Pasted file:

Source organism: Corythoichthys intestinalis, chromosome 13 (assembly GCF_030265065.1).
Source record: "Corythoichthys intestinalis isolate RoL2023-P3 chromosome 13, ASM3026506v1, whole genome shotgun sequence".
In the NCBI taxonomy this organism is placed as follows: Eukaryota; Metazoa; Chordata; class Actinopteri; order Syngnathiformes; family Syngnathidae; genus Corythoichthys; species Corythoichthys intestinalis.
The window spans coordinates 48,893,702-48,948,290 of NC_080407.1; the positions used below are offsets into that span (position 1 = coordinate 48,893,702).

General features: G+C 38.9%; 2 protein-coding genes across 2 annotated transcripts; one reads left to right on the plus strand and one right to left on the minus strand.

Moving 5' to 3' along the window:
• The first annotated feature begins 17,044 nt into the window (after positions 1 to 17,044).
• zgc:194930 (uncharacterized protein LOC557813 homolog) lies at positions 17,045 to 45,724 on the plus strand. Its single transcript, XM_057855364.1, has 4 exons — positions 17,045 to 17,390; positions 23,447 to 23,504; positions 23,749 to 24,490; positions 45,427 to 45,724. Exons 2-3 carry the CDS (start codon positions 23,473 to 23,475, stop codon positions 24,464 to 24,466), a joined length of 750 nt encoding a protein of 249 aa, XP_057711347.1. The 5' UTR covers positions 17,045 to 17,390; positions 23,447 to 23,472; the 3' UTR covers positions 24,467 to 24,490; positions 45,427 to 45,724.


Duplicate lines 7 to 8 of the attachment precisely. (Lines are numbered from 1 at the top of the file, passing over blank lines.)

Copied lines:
• The first annotated feature begins 17,044 nt into the window (after positions 1 to 17,044).
• zgc:194930 (uncharacterized protein LOC557813 homolog) lies at positions 17,045 to 45,724 on the plus strand. Its single transcript, XM_057855364.1, has 4 exons — positions 17,045 to 17,390; positions 23,447 to 23,504; positions 23,749 to 24,490; positions 45,427 to 45,724. Exons 2-3 carry the CDS (start codon positions 23,473 to 23,475, stop codon positions 24,464 to 24,466), a joined length of 750 nt encoding a protein of 249 aa, XP_057711347.1. The 5' UTR covers positions 17,045 to 17,390; positions 23,447 to 23,472; the 3' UTR covers positions 24,467 to 24,490; positions 45,427 to 45,724.